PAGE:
A book's life is not an easy one. Look at the competition for our time and money: You can spend eight hours and $15 on a new novel, or you can get the story in two hours at one-third the price if it's made into a movie. If it goes to miniseries, it's essentially free, and if it's on TV, you can do something else while you watch--knit, cook, write letters, there are all sorts of polyphasic possibilities.
How to keep the audience faithful? This month's authors have the answer--give readers something they can't get any place else. The current candidates for best-seller status go where movies, with the specter of X-ratings, and television, with their standards-and-practices departments, fear to tread. I will be as euphemistic as possible, but children under 17 should not read this column unless accompanied by a parent or guardian.
Read Riverside Drive by Laura Van Wormer, and you'll never watch the TV evening news with such indifference again. Behind the scenes, anchorwoman Alexandra Waring is having a torrid affair with competing station manager Cassy Cochran, while Cochran's soused husband strings together several lost weekends in a row. The Cochrans live on the eponymous westside Manhattan boulevard, and they, and a half-dozen other households, are serviced by the sainted cleaning woman Roseanne deSantos, who provides the continuity between lives which otherwise might never intersect. Howard Stewart is a book editor married to the viperous Melissa; Amanda is a zaftig would-be writer and sexual volcano; Sam and Harriett Wyatt represent the black upper-middle class; Emma Goldblum is the frail old lady with the grasping son.
For the most part, "Riverside Drive" is full of standard-issue infidelities, work problems, and mid-life crises. But whenever Van Wormer senses that she might be losing her readers, who can see miniseries written all over this book--Pow!--she hits them with a sex scene they'll never get to see on a screen, like the first steamy encounter between Cassy and Alexandra, which is hot enough to melt the print off the page. Van Wormer's bio says that she worked in publishing for years. Is this what they teach them in New York, in between the snide jokes about the West Coast's deplorable lack of aesthetic standards?
If you're not so easily bowled over, there's A Glimpse of Stocking by Elizabeth Gage (a pseudonym), which features a woman who makes her living as a prostitute specializing in domination fantasies. Do I have your attention? And Christine, the dominatrix, isn't even the star of the show. The central character is Annie, the sweet young girl who vows revenge on Harmon Kurth, a powerful producer who prefers to conduct his auditions horizontally. While Annie claws her way to stardom, the murderous Christine--who, of course, has a deep dark secret that links her life to Annie's--maneuvers her way into Annie's life and Kurth's bedroom.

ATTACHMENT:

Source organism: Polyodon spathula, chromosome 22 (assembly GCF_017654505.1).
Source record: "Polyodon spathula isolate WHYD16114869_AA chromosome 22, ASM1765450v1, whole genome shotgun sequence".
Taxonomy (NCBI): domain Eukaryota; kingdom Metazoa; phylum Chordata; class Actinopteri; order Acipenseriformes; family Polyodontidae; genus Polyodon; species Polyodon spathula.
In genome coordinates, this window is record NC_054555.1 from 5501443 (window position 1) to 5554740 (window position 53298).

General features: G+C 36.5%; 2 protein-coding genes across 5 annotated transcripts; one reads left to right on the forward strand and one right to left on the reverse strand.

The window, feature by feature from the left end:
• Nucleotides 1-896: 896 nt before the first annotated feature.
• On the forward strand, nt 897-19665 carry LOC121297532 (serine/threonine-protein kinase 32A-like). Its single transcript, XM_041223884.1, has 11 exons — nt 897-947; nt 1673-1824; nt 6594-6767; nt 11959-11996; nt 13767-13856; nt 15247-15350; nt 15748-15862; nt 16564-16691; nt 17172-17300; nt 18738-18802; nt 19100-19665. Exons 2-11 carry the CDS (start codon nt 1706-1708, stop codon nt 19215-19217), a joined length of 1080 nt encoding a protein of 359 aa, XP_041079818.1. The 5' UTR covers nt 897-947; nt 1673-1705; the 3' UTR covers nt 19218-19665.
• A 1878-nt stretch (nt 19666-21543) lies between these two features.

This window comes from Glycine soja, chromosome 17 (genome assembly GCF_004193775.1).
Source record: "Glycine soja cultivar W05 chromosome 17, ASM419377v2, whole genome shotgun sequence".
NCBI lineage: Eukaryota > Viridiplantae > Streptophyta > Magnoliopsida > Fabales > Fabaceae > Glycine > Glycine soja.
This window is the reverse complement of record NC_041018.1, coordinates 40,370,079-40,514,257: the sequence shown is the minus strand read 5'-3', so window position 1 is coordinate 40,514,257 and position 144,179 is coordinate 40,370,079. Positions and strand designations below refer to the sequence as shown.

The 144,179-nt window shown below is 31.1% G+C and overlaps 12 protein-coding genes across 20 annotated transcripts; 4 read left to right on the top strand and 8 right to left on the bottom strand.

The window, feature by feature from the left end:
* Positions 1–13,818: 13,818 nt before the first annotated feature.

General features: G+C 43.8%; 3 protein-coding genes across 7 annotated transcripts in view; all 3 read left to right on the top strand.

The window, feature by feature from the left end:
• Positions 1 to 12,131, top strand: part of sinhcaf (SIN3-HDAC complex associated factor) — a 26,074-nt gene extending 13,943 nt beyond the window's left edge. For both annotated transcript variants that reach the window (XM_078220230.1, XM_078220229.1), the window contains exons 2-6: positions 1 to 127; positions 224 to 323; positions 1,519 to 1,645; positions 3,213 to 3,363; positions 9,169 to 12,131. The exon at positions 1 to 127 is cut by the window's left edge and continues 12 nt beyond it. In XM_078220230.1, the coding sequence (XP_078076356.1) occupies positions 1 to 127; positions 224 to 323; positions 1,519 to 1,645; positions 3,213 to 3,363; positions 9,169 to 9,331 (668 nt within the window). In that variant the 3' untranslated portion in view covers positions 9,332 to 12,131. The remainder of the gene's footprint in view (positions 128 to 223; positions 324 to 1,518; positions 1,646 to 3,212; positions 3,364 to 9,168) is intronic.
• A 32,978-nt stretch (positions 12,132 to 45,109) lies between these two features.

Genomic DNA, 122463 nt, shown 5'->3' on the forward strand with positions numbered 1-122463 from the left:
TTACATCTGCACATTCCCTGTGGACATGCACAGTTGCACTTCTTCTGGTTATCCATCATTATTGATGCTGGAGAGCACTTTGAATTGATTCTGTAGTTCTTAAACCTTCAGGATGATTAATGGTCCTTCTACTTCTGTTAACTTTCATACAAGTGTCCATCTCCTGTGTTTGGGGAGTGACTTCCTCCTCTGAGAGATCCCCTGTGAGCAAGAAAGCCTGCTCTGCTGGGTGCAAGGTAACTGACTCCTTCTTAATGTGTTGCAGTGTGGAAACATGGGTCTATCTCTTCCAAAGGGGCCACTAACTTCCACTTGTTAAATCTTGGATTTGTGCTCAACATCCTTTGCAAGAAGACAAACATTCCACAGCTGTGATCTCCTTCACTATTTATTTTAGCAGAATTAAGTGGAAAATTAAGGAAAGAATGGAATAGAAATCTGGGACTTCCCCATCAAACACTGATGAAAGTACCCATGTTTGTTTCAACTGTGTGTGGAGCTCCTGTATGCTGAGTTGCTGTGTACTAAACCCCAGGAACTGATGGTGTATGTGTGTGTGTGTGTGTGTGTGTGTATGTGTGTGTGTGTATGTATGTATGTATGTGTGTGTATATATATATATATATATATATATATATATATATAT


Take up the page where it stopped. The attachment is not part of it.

Revenge may be sweet, but it's also over the top of the sexual Richter scale; the Earth moves in pretty astounding ways in this book, many of them illegal, some of them videotaped. It's safe to say the book will never be filmed as written, which only enhances its allure in print.
Dennis Jones' Winter Palace could get by the screen censors with no problem, since they allow politically sanctioned violence a much wider berth than they do sexual skirmishes. Jones has come up with a heart-stopping international thriller, from the "What If" genre: What if the Russians reactivated an almost 40-year-old plan for a massive Jewish emigration, essentially a perverse publicity stunt which would mean death for millions of Jews, while thousands of KGB agents slipped into the United States unnoticed as part of the immigration wave. Stir in a superheated Middle East situation and some Arab nuclear bandits, and you have one very scary story.
Our collective sense of humor has taken a beating since Slim Pickens rode a nuclear warhead to oblivion in "Dr. Strangelove," so Jones comes up with maverick CIA operative Sam Cole, the man of honor who is dragged into this mess against his will. Faced with a ticking nuclear bomb, Sam certainly will be able to revoke our one-way ticket to immortality with one snip of his wire clippers. Won't he?
After all this excitement, Belva Plain's Tapestry is just what the doctor ordered: The third installment of Plain's historical saga about the Werner family. Plain pulls an interesting sex-change--instead of dishing up the stereotypical female Jewish martyr, she makes the self-effacing, self-denying main character a man, Paul Werner, a fellow who always ends up doing the right thing, even if he flirts with the wrong thing for a couple of chapters. In fact, it takes Paul so long to straighten out everyone else's lives that he doesn't get around to his own epiphany until the last pages of the book, by which time we are suitably awed by his heroism and more than a bit impatient with his gallant tendency to put his life on hold. Volume four, anyone?